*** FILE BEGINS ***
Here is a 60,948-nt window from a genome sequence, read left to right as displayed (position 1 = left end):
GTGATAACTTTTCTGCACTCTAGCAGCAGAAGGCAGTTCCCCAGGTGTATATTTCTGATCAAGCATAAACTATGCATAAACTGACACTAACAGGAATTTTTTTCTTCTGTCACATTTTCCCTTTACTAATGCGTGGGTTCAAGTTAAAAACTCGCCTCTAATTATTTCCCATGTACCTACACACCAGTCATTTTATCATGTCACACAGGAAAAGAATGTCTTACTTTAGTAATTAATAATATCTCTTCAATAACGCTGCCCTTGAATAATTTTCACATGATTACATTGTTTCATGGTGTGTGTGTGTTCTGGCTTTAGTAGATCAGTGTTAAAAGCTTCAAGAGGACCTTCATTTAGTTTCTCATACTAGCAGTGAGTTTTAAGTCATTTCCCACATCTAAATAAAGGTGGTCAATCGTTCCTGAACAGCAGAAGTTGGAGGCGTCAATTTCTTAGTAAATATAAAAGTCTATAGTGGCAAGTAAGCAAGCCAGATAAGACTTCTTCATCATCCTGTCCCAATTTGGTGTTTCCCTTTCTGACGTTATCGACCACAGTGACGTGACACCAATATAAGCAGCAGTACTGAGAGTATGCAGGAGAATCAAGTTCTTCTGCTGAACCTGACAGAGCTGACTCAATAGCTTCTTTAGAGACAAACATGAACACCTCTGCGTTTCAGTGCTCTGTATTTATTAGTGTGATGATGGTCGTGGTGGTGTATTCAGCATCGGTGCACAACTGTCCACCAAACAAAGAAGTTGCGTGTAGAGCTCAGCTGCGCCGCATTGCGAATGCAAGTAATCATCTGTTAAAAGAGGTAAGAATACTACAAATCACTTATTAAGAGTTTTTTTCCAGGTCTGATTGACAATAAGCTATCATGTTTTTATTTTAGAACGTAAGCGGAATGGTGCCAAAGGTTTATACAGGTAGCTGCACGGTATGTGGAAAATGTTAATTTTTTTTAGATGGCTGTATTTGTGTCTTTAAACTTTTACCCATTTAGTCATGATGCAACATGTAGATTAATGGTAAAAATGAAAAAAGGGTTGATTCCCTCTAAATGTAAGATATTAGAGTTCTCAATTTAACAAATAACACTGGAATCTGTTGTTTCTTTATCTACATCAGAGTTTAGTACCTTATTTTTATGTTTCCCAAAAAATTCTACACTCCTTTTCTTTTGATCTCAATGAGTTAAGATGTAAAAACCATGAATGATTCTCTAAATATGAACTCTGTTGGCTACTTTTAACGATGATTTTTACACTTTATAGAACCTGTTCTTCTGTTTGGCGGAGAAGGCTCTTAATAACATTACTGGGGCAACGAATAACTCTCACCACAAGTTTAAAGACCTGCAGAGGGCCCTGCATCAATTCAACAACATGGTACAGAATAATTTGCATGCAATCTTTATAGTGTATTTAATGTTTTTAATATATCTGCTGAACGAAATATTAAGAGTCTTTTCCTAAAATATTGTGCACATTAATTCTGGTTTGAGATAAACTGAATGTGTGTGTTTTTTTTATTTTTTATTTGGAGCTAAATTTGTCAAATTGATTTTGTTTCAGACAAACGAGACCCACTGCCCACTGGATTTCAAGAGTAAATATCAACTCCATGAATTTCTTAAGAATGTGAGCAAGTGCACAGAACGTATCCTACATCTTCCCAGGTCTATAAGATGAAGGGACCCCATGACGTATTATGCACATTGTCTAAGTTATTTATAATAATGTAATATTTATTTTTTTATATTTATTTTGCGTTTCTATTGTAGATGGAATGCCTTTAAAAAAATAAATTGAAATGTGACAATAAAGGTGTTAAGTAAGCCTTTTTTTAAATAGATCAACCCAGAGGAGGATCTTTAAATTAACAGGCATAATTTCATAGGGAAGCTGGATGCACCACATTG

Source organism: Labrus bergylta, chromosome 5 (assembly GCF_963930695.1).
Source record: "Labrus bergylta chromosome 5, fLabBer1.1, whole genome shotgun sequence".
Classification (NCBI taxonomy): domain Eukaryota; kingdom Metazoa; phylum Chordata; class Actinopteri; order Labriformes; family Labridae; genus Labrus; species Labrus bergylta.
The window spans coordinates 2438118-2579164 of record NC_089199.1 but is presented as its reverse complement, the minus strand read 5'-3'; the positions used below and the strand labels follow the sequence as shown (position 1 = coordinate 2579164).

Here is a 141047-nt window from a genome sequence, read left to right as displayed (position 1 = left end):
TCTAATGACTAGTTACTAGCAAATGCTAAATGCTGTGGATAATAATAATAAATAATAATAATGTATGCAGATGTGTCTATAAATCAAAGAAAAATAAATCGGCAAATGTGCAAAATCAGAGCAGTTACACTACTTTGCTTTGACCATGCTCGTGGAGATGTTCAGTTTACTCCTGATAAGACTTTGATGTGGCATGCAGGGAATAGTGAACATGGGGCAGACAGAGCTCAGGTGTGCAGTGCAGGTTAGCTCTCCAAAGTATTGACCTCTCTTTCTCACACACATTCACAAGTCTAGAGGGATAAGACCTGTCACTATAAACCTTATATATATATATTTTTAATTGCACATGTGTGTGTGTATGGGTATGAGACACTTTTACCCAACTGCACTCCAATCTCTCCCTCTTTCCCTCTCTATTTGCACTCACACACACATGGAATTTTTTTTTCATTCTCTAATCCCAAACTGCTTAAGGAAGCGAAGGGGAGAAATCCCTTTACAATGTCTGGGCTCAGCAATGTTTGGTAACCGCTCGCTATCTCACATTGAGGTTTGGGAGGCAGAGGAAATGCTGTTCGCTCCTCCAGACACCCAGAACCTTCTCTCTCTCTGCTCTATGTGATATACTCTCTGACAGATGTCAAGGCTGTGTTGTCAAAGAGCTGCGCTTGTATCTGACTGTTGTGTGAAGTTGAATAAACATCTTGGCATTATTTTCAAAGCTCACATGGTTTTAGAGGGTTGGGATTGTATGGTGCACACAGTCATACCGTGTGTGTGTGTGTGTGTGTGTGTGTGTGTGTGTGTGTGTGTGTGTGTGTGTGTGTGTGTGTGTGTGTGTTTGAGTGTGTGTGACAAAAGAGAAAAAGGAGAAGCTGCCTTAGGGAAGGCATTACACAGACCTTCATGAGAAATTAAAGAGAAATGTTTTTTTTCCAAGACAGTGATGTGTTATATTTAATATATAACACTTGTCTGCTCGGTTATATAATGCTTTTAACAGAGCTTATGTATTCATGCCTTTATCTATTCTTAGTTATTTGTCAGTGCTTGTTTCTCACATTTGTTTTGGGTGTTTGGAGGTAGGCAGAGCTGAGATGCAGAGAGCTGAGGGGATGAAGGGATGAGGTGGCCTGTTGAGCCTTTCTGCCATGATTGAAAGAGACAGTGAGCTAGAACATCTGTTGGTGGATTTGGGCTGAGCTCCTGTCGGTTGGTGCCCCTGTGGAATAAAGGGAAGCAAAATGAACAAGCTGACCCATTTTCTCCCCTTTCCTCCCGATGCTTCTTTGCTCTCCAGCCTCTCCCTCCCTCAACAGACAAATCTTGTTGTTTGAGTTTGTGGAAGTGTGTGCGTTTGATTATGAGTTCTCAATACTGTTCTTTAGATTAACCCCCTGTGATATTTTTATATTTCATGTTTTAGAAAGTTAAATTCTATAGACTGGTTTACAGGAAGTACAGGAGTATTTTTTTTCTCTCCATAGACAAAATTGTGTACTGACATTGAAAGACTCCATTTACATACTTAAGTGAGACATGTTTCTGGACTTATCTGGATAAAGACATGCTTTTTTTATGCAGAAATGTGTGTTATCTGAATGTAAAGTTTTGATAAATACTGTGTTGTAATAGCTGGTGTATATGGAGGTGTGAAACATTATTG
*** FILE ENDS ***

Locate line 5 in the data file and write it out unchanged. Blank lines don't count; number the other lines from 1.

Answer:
Classification (NCBI taxonomy): domain Eukaryota; kingdom Metazoa; phylum Chordata; class Actinopteri; order Labriformes; family Labridae; genus Labrus; species Labrus bergylta.